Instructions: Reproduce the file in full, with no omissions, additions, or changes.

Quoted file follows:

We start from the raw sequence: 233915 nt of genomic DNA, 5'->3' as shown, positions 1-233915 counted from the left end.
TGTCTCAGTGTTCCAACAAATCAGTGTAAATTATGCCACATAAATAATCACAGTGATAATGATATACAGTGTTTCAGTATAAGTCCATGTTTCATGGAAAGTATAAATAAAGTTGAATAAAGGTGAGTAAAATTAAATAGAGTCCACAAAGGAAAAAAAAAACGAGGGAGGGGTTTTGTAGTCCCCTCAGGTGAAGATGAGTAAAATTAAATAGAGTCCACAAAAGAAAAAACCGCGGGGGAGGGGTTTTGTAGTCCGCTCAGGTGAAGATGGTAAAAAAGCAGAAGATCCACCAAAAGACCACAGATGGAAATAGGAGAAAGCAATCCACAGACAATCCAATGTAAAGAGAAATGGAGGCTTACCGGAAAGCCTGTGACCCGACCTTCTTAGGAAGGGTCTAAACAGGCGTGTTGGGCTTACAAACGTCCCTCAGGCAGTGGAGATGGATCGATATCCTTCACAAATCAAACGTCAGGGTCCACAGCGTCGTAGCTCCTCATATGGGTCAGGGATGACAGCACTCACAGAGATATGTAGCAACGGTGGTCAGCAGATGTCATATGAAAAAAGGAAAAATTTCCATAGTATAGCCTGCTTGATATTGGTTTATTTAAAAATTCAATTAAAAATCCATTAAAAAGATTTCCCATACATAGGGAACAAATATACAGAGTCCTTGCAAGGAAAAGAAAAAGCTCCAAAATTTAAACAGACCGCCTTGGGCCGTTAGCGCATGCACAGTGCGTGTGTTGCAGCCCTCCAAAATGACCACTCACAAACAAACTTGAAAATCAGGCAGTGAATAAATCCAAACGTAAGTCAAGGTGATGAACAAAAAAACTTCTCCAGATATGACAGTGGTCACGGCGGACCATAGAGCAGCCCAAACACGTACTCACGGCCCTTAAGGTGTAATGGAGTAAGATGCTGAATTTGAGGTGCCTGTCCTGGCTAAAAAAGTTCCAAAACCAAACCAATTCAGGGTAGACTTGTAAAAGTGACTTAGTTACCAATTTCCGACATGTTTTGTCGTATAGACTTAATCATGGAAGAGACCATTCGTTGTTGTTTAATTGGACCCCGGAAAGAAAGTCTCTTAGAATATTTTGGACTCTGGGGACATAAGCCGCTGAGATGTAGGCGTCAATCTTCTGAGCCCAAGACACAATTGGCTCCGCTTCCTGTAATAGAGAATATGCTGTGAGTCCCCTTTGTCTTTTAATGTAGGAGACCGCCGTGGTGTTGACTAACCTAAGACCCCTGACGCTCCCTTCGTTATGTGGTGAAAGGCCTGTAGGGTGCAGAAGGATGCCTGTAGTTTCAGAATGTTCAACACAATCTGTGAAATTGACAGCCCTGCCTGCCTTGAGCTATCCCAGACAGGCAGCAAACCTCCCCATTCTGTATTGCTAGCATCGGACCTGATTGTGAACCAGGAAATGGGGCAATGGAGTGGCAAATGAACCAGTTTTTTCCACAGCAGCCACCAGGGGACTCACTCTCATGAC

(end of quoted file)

We start from the raw sequence: 233915 nt of genomic DNA, 5'->3' as shown, positions 1-233915 counted from the left end.
TGTCTCAGTGTTCCAACAAATCAGTGTAAATTATGCCACATAAATAATCACAGTGATAATGATATACAGTGTTTCAGTATAAGTCCATGTTTCATGGAAAGTATAAATAAAGTTGAATAAAGGTGAGTAAAATTAAATAGAGTCCACAAAGGAAAAAAAAAACGAGGGAGGGGTTTTGTAGTCCCCTCAGGTGAAGATGAGTAAAATTAAATAGAGTCCACAAAAGAAAAAACCGCGGGGGAGGGGTTTTGTAGTCCGCTCAGGTGAAGATGGTAAAAAAGCAGAAGATCCACCAAAAGACCACAGATGGAAATAGGAGAAAGCAATCCACAGACAATCCAATGTAAAGAGAAATGGAGGCTTACCGGAAAGCCTGTGACCCGACCTTCTTAGGAAGGGTCTAAACAGGCGTGTTGGGCTTACAAACGTCCCTCAGGCAGTGGAGATGGATCGATATCCTTCACAAATCAAACGTCAGGGTCCACAGCGTCGTAGCTCCTCATATGGGTCAGGGATGACAGCACTCACAGAGATATGTAGCAACGGTGGTCAGCAGATGTCATATGAAAAAAGGAAAAATTTCCATAGTATAGCCTGCTTGATATTGGTTTATTTAAAAATTCAATTAAAAATCCATTAAAAAGATTTCCCATACATAGGGAACAAATATACAGAGTCCTTGCAAGGAAAAGAAAAAGCTCCAAAATTTAAACAGACCGCCTTGGGCCGTTAGCGCATGCACAGTGCGTGTGTTGCAGCCCTCCAAAATGACCACTCACAAACAAACTTGAAAATCAGGCAGTGAATAAATCCAAACGTAAGTCAAGGTGATGAACAAAAAAACTTCTCCAGATATGACAGTGGTCACGGCGGACCATAGAGCAGCCCAAACACGTACTCACGGCCCTTAAGGTGTAATGGAGTAAGATGCTGAATTTGAGGTGCCTGTCCTGGCTAAAAAAGTTCCAAAACCAAACCAATTCAGGGTAGACTTGTAAAAGTGACTTAGTTACCAATTTCCGACATGTTTTGTCGTATAGACTTAATCATGGAAGAGACCATTCGTTGTTGTTTAATTGGACCCCGGAAAGAAAGTCTCTTAGAATATTTTGGACTCTGGGGACATAAGCCGCTGAGATGTAGGCGTCAATCTTCTGAGCCCAAGACACAATTGGCTCCGCTTCCTGTAATAGAGAATATGCTGTGAGTCCCCTTTGTCTTTTAATGTAGGAGACCGCCGTGGTGTTGACTAACCTAAGACCCCTGACGCTCCCTTCGTTATGTGGTGAAAGGCCTGTAGGGTGCAGAAGGATGCCTGTAGTTTCAGAATGTTCAACACAATCTGTGAAATTGACAGCCCTGCCTGCCTTGAGCTATCCCAGACAGGCAGCAAACCTCCCCATTCTGTATTGCTAGCATCGGACCTGATTGTGAACCAGGAAATGGGGCAATGGAGTGGCAAATGAACCAGTTTTTTCCACAGCAGCCACCAGGGGACTCACTCTCATGAC